Newspaper article The Evening Standard (London, England)

What Gollum Did Next

Newspaper article The Evening Standard (London, England)

What Gollum Did Next

Article excerpt

Byline: NICK RODDICK

JUST short of six years since the first day's shooting of The Lord of the Rings (11 October, 1999), Peter Jackson began work this Monday on his followup: a remake of early horror classic King Kong. In doing so, he becomes the best-paid film director ever, earning $20 million for the movie (although that admittedly includes use of his state-of-the-art Weta Digital facility in Wellington, New Zealand).

The "human" roles will be played by Naomi Watts, in the role created by Fay Wray, Jack Black, as the showman who has the brilliant idea of bringing Kong to New York, and Adrien Brody as the good guy.

But, as in the Tolkien epic, most of the attention is likely to be on an actor who isn't really there: Andy Serkis, who will be doing the "stop-motion capture reference" for the CGI-animated Kong, just as he did for Gollum in LotR. There is, however, one consolation this time around: he also gets to play a real person.

Serkis - a great actor whose recent credits include the Jamie Bell horror movie Deathwatch, in which he played a bullying sergeant who ends up in a bouquet of barbed wire; and Mancunian record producer Martin Hannett in 24 Hour Party People - is also featured as the poetically named Lumpy the Cook aboard the tramp steamer Venture, which Black's character hires to take them all to Skull Island. A recipe for disaster, one might say.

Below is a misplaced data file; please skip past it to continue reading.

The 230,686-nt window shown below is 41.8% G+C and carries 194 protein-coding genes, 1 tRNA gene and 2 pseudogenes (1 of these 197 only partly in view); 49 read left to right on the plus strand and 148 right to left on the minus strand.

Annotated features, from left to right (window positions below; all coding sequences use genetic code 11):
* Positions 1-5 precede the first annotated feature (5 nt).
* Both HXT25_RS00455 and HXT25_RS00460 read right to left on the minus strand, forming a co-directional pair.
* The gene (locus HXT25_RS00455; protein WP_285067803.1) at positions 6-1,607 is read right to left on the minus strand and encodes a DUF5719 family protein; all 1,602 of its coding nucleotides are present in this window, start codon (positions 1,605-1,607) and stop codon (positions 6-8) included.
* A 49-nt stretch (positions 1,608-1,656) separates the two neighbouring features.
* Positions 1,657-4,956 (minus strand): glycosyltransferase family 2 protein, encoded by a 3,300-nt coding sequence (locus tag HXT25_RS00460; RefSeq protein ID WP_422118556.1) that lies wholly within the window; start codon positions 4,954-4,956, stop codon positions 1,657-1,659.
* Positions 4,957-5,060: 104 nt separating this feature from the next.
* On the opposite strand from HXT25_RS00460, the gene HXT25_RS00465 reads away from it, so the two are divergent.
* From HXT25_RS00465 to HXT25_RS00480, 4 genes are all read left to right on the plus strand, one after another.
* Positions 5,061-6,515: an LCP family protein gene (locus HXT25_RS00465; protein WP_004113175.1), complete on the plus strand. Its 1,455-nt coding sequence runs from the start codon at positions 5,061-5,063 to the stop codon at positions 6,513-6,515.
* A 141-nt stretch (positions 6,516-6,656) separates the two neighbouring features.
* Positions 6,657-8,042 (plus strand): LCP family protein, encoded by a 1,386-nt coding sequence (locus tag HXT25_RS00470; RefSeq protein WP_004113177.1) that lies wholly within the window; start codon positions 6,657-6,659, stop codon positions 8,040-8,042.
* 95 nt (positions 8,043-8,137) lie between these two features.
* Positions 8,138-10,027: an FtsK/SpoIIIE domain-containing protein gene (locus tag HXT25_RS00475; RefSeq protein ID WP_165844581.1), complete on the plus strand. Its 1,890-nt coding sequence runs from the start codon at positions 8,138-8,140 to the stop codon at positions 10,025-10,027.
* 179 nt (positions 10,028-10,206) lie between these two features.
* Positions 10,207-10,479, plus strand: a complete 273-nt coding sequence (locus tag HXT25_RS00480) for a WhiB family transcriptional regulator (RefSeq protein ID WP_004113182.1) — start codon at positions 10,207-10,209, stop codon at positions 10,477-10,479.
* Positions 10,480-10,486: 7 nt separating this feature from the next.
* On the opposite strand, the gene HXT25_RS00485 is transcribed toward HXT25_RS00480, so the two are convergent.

Tide turns for Terry's six-year drought

YOU wait years for a new Terry Gilliam film, then two come along at once.

Well almost. With his Brothers Grimm - starring Matt Damon, Heath Ledger and Jonathan Pryce - safely in the can, the 63-year-old ex-Python will be back behind the cameras a week on Monday for Tideland, a southern Gothic tale about a nine-year-old who deals with the harsh realities of her life by retreating into a fantasy world.

Has he ever made a film that didn't have someone retreating into a fantasy world?

"No, I keep trying to understand reality, but it always defeats me. I reinvent the world so that I can handle it."

Reinventing obviously takes time: his last film to hit the screen, Fear and Loathing in Las Vegas, was six years ago. "I'm getting older," he jokes. "I don't want to waste time any more."

Tideland is based on a novel by Mitch Cullin set in Texas, but Gilliam will be shooting in Saskatchewan, Canada, because - well, because it's cheaper than Texas.

But isn't it a little cool this time of year?

"Yes, but we'll only be outside for four weeks, then we go into the studios," producer Jeremy Thomas tells me, "and the Prairies look just like Texas."

Except, adds Gilliam, "They promised us non-stop sunshine and it's done nothing but rain for the past two weeks."

London goes to Venice

WITH an average of 27 film crews at work on London's streets every day of the year, it's hardly surprising that the capital should have featured in three of the highest-profile films at the Venice Festival. …

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